Remembersometimes a request or negotiation hits you unexpectedly. For instance, your coworker might approach you with a request as you are walking down the hall or sitting down to lunch. Don’t panic! Recognize that these spontaneous encounters are also opportunities to negotiate and remember the 4A’s –Aspire, Analyze, Ask, Assert. See if you can postpone the negotiation with a generative “No.” Even if it’s an urgent matter you probably have time to go to the restroom (hopefully with your mobile device), gather more information and set a target. Taking just a few minutes to think about your target goals and alternatives can make all of the difference.

Reflect: Have I set my target and planned sufficiently? Have I prepared several ways to say “no” to unreasonable request that will keep the relationship going and give me time to plan?

Now I would like to hear from you. Please share your negotiation experiences in the comments.

The Unexpected

Remember sometimes a request or negotiation hits you unexpectedly. For instance, your coworker might approach you with a request as you are walking down the hall or sitting down to lunch. Don’t panic! Recognize that these spontaneous encounters are also opportunities to negotiate and remember the 4A’s –Aspire, Analyze, Ask, Assert. See if you can postpone the negotiation with a generative “No.” Even if it’s an urgent matter you probably have time to go to the restroom (hopefully with your mobile device), gather more information, and set a target. Taking just a few minutes to think about your target goals and alternatives can make all of the difference.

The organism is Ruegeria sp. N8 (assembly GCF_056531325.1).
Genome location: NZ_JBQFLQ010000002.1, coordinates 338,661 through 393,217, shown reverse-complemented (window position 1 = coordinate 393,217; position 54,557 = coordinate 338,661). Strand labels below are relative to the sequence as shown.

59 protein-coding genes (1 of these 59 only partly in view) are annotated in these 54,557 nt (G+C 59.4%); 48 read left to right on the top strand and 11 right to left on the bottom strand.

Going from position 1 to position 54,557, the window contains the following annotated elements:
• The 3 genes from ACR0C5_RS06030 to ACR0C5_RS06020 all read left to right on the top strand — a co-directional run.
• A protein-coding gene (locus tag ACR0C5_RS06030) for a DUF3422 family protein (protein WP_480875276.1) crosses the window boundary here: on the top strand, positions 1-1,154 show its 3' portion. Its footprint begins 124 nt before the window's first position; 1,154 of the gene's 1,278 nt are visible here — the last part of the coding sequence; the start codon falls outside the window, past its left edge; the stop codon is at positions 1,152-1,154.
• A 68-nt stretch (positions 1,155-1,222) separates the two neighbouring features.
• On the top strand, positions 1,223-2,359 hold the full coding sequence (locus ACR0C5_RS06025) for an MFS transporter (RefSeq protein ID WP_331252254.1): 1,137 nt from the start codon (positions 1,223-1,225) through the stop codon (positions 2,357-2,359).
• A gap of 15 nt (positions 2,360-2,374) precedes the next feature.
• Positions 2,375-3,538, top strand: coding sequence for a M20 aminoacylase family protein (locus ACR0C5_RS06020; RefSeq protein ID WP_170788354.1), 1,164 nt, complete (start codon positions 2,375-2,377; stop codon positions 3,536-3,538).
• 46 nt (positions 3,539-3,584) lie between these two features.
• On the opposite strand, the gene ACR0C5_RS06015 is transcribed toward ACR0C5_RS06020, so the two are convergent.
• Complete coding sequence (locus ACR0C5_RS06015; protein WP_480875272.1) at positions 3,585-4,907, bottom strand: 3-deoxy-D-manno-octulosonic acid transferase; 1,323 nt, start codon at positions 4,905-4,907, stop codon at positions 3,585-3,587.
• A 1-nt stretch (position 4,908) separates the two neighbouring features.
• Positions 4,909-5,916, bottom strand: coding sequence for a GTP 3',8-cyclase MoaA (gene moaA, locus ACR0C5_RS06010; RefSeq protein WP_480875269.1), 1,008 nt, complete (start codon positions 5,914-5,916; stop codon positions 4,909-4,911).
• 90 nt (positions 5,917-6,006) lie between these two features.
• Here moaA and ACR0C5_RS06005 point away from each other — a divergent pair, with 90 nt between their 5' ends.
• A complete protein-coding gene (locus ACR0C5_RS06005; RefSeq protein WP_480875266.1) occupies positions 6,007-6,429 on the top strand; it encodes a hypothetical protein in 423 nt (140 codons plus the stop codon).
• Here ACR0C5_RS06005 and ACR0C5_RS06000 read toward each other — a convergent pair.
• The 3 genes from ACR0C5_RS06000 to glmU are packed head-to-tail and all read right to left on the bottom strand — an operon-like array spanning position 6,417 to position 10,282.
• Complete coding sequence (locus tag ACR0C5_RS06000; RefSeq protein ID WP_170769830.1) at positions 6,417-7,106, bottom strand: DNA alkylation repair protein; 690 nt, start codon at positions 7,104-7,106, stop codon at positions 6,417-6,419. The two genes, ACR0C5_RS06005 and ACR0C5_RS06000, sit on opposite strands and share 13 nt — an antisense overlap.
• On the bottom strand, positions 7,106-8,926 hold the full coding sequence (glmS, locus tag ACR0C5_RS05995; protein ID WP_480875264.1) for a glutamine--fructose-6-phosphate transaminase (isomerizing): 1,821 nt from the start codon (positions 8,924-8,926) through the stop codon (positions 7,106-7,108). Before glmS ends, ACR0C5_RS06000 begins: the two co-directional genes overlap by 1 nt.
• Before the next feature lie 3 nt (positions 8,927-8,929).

Now I would like to hear from you. Please share your negotiation experiences in the comments.

A version of the post appeared on the website: negotiatorsway.com 

#LinkedIn #Communication #Collaboration #Negotiation #Conflict #Trust #LinkedInSeries #infographic

[1] (Thompson, 2012), Photo by William Iven on Unsplash

About the Author


Dr. Michele Williams (University of Michigan, Ph.D.) is assistant professor and the John L. Miclot Fellow in Entrepreneurship at the Tippie College of Business, University of Iowa. She is also a scholar with Cornell University’s Institute for Health Futures and with the Smith Family Business Initiative at Cornell’s Johnson College of Business.

 

Michele has taught negotiations to executives, startups, MBAs and undergraduates at leading schools of management for over 10 years. She is co-author of the Four Capabilities Leadership Assessment—an online 360° assessment used by organizations to enhance the leadership potential of managers. She speaks internationally on topic related to her research on trust, sustaining high-performing work relationships and women in business and entrepreneurship.

 

Follow Michele on Twitter @MicheleWilliamz.

©2018 Michele Williams. All Rights Reserved.